Black AIDS Day, February 7, 2011

February 5, 2011

Red ink blots Black AIDS Day
By David Ernesto Munar

Last week, the Federal Reserve chairman gave a stern warning to Congress not to play politics with an impending vote to raise the nation's debt ceiling.

"It's not something you want to play around with -- the United States would be forced into a position of defaulting on its debt," Mr. Ben Bernanke said at the National Press Club. "And the implications of that for our financial system, for our fiscal policy, for our economy would be catastrophic."

On February 7, National Black HIV/AIDS Awareness Day, I'm wondering where is our Ben Bernanke.

The tenor of fiscal debate on Capitol Hill is not only worrying investors, but also the millions of ordinary Americans who rely on government assistance to keep a roof over their heads, food on the table, medicine in the cabinet, and help coping with job loss or disabilities.

For lawmakers, potential market instabilities garner attention, but what about the catastrophic effects of deep health and human service cuts, stalled or threatened healthcare reforms, and neglected Social Security Administration, Medicare, and Medicaid systems upon which tens of millions of vulnerable Americans depend?

For the African-American community, which bears the brunt of the nation's HIV/AIDS crisis, the threats are real and could have negative repercussions for decades to come.

According to government estimates, more than half a million African-Americans are living with HIV/AIDS in the U.S.  On average, Black Americans with HIV learn of their infection later than other groups, benefit the least from powerful antiviral therapies and survive AIDS at lower rates than their non-Black peers.  On average, Blacks account for every other HIV infection in America, which occur at a rate of about one person infected every 9 ½ minutes.

Combined with high rates of poverty, under/un-insurance, job loss and myriad health disparities--from heart disease to asthma, diabetes and violent crimes--the accumulated catastrophes facing Black communities are severe.  Congressional jockeying for even greater fiscal austerity as the nation struggles to emerge from an historic economic recession will only compound these challenges for Black Americans.

Where is our chairman with the ear of Capitol Hill to sound the alarm?  Who will push back against those who would decimate federal health and human services--including critical HIV programs?

Just last month, the new Republican majority in the U.S. House of Representatives fast tracked legislation to disenfranchise 32 million Americans--including millions of African Americans--from the new law mitigating inadequate, non-existent or unaffordable healthcare coverage.  The new health insurance law also makes Medicare more affordable for retirees and disabled workers.  The U.S. Senate stopped the repeal measure last week in a vote along party lines.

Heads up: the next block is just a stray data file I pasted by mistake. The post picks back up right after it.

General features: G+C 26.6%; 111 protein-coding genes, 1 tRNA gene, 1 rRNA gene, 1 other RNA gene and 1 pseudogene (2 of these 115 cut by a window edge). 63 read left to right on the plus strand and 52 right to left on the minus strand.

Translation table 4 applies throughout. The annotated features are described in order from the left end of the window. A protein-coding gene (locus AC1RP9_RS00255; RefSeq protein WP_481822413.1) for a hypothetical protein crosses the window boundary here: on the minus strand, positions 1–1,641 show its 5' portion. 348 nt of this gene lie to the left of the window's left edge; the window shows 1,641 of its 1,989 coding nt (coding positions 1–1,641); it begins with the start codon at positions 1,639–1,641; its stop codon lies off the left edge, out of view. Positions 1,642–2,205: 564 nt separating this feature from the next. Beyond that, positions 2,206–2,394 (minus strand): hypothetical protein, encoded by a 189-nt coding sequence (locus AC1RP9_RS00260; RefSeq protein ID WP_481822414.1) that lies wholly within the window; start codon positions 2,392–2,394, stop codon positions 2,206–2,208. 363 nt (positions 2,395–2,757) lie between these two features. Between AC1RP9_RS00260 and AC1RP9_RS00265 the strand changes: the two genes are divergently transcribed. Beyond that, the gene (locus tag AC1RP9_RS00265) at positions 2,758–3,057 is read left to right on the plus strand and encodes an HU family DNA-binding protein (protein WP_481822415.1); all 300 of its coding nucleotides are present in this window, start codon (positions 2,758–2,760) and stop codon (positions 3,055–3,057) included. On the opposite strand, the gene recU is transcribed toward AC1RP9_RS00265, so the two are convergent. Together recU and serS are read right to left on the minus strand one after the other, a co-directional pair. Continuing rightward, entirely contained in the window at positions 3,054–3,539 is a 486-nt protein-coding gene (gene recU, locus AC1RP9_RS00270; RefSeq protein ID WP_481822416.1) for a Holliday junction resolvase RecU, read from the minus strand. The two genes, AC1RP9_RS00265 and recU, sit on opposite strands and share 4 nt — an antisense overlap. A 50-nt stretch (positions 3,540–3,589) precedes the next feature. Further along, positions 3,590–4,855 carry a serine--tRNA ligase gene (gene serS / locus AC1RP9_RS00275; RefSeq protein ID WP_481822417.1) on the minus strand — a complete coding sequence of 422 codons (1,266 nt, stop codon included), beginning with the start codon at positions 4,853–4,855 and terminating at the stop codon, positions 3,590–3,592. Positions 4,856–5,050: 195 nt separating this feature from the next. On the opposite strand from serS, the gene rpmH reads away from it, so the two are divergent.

As states struggle to balance their budgets and stimulus grants expire, congressional leaders are pushing draconian funding cuts for everything from low-income housing to biomedical research, healthcare services, substance abuse treatment, mental health, workforce development, primary prevention, and implementation of health reform.

The state fiscal crisis has already resulted in nearly $200 million in state funding cuts for HIV-related prevention and care services and more than 10 states have slashed their AIDS Drug Assistance Programs (ADAP)--a lifeline for low-income people with HIV with no other means to afford their lifesaving antiviral medications.  More than 6,000 people with HIV/AIDS are languishing on ADAP waiting lists and that is just the tip of the iceberg.  An estimated 87,000 Americans are not receiving the HIV medications they need to prolong their lives and help curb new infections.

Proposed funding cuts for discretionary health and human services in the federal fiscal year that begins October 1, 2011 would go even deeper and destabilize entire low-income communities--many of them Black communities--already struggling against the jobless economic recovery.

Without continued investments in our nation's people and future, the slow recovery is likely to be even more prolonged.  But that has not dissuaded fiscal hawks on Capitol Hill to champion billions in extended tax cuts for the nation's most well-off, compounding the federal deficit they profess to care so much about.

What is most apparent on this National Black HIV/AIDS Awareness Day is the wrenching deficit facing the nation: more than accumulated red ink, it is a deficit in leadership against HIV/AIDS.

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